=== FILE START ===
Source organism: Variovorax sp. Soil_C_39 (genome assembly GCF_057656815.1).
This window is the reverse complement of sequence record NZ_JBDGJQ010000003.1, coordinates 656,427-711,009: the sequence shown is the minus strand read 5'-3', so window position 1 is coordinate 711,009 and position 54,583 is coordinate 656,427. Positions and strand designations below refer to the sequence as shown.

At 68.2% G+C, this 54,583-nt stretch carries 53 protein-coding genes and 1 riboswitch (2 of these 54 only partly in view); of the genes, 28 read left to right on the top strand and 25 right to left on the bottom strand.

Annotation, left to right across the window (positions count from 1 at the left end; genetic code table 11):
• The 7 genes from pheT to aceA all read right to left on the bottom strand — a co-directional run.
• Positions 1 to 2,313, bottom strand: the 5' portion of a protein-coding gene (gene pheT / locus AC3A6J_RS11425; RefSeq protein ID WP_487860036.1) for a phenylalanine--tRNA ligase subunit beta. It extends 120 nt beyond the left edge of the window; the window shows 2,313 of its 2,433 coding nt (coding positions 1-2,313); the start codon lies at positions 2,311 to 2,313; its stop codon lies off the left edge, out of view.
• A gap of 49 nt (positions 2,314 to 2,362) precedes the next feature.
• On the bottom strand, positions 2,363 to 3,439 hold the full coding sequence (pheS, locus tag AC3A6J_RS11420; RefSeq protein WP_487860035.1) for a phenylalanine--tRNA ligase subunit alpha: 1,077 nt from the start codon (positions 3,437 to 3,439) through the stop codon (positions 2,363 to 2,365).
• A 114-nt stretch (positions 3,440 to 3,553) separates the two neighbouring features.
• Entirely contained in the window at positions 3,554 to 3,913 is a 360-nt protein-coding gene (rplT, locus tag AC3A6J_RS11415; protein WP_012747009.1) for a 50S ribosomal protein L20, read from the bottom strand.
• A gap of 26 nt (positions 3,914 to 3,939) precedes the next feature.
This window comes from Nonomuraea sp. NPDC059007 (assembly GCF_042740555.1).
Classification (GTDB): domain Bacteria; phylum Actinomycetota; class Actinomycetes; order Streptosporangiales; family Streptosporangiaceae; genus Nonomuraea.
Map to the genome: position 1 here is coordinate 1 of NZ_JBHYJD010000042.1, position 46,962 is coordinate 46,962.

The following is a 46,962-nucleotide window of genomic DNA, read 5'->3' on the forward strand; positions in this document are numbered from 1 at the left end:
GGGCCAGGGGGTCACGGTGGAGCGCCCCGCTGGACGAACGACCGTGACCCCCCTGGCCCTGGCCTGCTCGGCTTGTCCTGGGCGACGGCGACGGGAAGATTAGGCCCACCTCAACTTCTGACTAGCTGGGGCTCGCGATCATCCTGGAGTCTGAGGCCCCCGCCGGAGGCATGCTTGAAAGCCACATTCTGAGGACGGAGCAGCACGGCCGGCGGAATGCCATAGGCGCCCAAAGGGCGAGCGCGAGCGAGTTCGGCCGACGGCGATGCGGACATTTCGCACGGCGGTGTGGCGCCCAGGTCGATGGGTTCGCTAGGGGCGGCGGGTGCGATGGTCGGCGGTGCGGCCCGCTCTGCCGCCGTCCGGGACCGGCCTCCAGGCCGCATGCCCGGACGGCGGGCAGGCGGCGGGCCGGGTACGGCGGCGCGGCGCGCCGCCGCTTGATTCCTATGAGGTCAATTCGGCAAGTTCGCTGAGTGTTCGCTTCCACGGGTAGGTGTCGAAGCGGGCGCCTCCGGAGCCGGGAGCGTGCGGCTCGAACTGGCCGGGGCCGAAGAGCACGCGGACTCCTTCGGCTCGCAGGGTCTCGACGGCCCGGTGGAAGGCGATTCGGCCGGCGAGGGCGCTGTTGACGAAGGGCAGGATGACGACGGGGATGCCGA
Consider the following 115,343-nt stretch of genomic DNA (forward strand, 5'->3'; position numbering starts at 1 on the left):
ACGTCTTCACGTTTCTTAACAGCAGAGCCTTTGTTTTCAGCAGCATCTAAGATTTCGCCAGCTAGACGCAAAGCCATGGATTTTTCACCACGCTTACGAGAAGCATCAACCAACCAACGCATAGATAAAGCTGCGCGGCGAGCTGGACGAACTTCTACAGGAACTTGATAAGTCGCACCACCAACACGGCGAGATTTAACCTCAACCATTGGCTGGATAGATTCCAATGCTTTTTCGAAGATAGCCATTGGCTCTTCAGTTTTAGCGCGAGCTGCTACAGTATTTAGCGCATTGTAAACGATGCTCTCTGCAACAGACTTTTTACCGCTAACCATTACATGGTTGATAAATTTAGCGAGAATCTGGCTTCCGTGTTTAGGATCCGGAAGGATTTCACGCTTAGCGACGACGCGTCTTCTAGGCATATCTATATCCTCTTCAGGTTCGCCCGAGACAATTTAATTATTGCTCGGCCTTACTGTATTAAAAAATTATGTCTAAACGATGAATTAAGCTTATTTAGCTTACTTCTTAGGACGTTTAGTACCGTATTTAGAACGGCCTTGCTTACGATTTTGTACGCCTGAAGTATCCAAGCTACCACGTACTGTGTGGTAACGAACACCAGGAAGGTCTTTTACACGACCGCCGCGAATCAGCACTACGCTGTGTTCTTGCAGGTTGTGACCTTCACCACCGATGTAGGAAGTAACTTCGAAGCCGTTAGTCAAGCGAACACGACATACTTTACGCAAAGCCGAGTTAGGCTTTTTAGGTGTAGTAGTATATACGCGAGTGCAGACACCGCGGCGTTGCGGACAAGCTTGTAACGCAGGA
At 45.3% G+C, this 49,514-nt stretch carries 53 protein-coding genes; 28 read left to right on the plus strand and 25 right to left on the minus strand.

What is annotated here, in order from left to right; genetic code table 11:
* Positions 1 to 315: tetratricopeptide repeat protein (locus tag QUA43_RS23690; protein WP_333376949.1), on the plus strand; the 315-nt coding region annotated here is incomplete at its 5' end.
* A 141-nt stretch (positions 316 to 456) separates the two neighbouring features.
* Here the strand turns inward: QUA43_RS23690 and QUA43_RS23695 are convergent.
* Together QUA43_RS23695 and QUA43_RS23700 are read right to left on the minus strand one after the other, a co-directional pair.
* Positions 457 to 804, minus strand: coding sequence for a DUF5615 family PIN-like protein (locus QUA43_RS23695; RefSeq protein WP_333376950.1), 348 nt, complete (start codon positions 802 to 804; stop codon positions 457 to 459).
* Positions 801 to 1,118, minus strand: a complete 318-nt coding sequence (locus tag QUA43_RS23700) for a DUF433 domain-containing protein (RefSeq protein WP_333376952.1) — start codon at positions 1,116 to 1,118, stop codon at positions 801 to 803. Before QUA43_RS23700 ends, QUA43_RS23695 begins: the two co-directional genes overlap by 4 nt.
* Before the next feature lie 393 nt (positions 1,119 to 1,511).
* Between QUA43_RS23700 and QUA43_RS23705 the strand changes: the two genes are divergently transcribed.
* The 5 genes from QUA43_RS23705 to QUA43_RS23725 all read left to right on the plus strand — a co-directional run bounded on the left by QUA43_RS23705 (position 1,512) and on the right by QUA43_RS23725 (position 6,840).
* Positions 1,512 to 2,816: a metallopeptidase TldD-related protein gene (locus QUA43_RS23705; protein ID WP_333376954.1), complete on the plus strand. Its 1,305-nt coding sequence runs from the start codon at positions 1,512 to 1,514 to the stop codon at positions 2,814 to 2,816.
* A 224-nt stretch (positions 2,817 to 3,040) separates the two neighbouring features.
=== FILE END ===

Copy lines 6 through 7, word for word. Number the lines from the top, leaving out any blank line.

• Positions 1 to 2,313, bottom strand: the 5' portion of a protein-coding gene (gene pheT / locus AC3A6J_RS11425; RefSeq protein ID WP_487860036.1) for a phenylalanine--tRNA ligase subunit beta. It extends 120 nt beyond the left edge of the window; the window shows 2,313 of its 2,433 coding nt (coding positions 1-2,313); the start codon lies at positions 2,311 to 2,313; its stop codon lies off the left edge, out of view.
• A gap of 49 nt (positions 2,314 to 2,362) precedes the next feature.